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09 May In Search of WELLness: Serving Sizes

Small changes in the kitchen or break room can encourage your employees to make healthier choices.

It’s so easy to over eat. Modern American food packaging and serving sizes have become far more than what our bodies need, leading many of us to become overweight and unhealthy. In the work environment, desserts in the cafeteria, vending machines, and birthday parties add unnecessary calories to employees’ diets. WELL certification standards have addressed the growing concern of employee obesity.

WELL Standard #47: Serving Sizes addresses meal sizes and outlines set sizes for cups, bowls, and plates that should be available in the workplace. For companies that offer meals to employees, there should be an option to buy an entree that is 650 calories or less and is also less expensive than the regular version. Plates must be no larger than 9.5 inches, bowls no larger than 10 ounces, and cups no larger than 8 ounces. By keeping dinnerware to a reasonable size, employees are less likely to consume larger qualities of food and drink. These small nudges are forms of “choice architecture” to help guide our employees to make the best possible decisions.

In our HQ expansion space, Markon only offers 8-ounce coffee cups and has switched to 8-ounce soda cans. While Coke Zero is the most popular at our office, when individuals do choose a Coca-Cola Classic or a Dr. Pepper they are taking in less than 30 grams of sugar.

The company Precise Portions has taken this a step further and offers dinnerware to organizations that, not only fits WELL Standard 47, but that also suggest how much of your plate should be vegetables, protein, and carbohydrates.  Another good place to start is by addressing vending machines. Companies can choose to offer smaller sizes of sugary beverages and select only healthy options for snacks. Many food manufacturers offer 100-calorie serving packages, “heart healthy” snacks, and 8-ounce soda cans that help cut down on calories.

These solutions can have a significant impact on the health and well-being of employees while being subtle and not heavy handed. Promoting healthy portions in the workplace is a great way to show you care about employee health. Most employees have at least one meal a day at work; make it an opportunity for them to eat right!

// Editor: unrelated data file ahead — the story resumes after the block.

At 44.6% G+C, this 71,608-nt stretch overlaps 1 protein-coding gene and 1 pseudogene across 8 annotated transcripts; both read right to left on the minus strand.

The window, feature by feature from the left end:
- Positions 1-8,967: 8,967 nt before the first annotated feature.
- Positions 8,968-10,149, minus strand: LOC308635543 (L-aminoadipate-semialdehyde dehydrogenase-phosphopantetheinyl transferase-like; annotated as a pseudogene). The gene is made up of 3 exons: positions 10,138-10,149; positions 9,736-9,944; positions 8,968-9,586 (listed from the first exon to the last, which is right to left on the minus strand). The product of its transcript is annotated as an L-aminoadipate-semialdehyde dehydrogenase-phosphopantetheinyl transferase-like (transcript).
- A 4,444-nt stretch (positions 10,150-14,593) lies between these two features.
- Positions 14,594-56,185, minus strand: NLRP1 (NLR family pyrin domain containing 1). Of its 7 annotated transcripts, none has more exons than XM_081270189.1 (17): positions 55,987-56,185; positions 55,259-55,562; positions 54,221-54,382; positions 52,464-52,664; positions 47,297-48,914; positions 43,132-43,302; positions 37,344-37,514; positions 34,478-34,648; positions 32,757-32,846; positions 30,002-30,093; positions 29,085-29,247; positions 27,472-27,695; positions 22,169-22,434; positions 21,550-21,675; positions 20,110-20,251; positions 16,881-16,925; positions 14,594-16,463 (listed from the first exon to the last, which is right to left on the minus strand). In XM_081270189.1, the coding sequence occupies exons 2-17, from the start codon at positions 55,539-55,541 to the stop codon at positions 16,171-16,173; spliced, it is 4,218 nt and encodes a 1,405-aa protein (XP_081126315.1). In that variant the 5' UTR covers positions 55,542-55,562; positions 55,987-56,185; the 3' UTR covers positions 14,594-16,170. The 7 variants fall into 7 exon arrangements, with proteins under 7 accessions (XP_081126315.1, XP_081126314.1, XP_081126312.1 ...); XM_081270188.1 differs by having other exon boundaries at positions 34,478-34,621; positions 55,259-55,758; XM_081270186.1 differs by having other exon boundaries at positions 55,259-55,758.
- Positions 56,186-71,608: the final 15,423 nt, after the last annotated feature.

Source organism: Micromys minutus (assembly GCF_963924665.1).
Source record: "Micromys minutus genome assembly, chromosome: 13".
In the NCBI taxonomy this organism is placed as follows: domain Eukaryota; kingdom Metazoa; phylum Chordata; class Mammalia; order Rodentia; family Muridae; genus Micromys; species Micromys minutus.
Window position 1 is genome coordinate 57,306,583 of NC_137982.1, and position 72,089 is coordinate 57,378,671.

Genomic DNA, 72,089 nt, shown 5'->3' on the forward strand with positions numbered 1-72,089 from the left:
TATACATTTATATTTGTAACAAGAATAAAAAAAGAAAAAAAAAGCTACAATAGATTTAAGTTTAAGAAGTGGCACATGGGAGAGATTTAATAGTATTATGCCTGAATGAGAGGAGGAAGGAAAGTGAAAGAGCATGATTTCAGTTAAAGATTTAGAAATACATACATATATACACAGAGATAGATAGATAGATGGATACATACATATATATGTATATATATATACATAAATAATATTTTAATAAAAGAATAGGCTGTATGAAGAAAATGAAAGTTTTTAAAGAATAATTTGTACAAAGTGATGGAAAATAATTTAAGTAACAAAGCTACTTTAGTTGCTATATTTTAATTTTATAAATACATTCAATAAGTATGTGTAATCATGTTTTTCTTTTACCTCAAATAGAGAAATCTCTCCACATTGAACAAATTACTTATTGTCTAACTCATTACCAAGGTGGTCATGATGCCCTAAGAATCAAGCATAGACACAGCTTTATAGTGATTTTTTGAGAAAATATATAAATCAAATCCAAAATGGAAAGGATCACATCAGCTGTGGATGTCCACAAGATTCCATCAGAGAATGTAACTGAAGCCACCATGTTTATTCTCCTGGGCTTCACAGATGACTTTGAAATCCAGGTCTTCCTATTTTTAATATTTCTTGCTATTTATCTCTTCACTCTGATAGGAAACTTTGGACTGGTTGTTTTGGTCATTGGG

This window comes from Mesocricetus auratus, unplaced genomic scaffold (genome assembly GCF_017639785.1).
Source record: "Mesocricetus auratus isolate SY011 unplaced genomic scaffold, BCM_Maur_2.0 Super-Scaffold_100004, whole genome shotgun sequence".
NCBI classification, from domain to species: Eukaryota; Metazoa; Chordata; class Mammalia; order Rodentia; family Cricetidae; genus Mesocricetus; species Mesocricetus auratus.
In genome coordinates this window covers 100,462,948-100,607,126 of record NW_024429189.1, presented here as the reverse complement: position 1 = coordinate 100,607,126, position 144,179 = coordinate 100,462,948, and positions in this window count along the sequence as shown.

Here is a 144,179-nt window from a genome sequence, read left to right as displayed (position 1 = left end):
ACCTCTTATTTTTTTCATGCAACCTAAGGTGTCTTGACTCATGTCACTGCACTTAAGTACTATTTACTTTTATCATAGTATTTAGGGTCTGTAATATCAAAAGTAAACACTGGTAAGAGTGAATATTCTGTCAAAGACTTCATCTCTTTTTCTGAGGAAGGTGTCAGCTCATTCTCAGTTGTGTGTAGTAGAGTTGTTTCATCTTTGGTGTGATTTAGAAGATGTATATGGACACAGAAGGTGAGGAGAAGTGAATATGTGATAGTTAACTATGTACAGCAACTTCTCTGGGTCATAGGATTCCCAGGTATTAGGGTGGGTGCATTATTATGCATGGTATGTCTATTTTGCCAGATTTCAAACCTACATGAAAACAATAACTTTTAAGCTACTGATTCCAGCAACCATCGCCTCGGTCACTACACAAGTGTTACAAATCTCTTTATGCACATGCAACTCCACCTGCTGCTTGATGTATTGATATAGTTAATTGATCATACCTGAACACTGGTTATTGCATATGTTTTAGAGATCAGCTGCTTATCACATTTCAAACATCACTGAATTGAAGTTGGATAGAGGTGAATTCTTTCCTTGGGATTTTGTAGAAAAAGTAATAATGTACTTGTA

Original article published on LinkedIn by Ray Carney, WELL AP.

Ray Carney, WELL AP
rcarney@markonsolutions.com

Ray Carney is Vice President of Operations and oversees the development of Markon’s corporate infrastructure to support growth. He also leads the Commercial Portfolio for Markon Solutions including all new and existing non-government clients. His responsibilities include client satisfaction, market maturity, and developing new opportunities. Mr. Carney’s areas of expertise include leadership, sustainable design, workplace strategy and modification, design thinking, data centers, and creating secure environments. Since joining Markon in 2007, Mr. Carney has successfully delivered design and construction projects for multiple government agencies including the DIA, ODNI, CIA, FBI, DoD, and DOJ. For example, Mr. Carney provided cradle-to-grave project management support for the successful design and build of secure facilities. He received his MBA with a concentration in Leadership and Finance from the University of Notre Dame and a bachelor’s degree in Management with a concentration in Business Technology from John Carroll University. Mr. Carney is a Project Management Institute (PMI)-certified Project Management Professional (PMP), a Six-Sigma certified Yellow Belt, a certified SCRUMMaster, a LEED Green Associate, a Sun Certified Java Programmer, and holds both ITIL v3 Foundations and Quality Management certifications.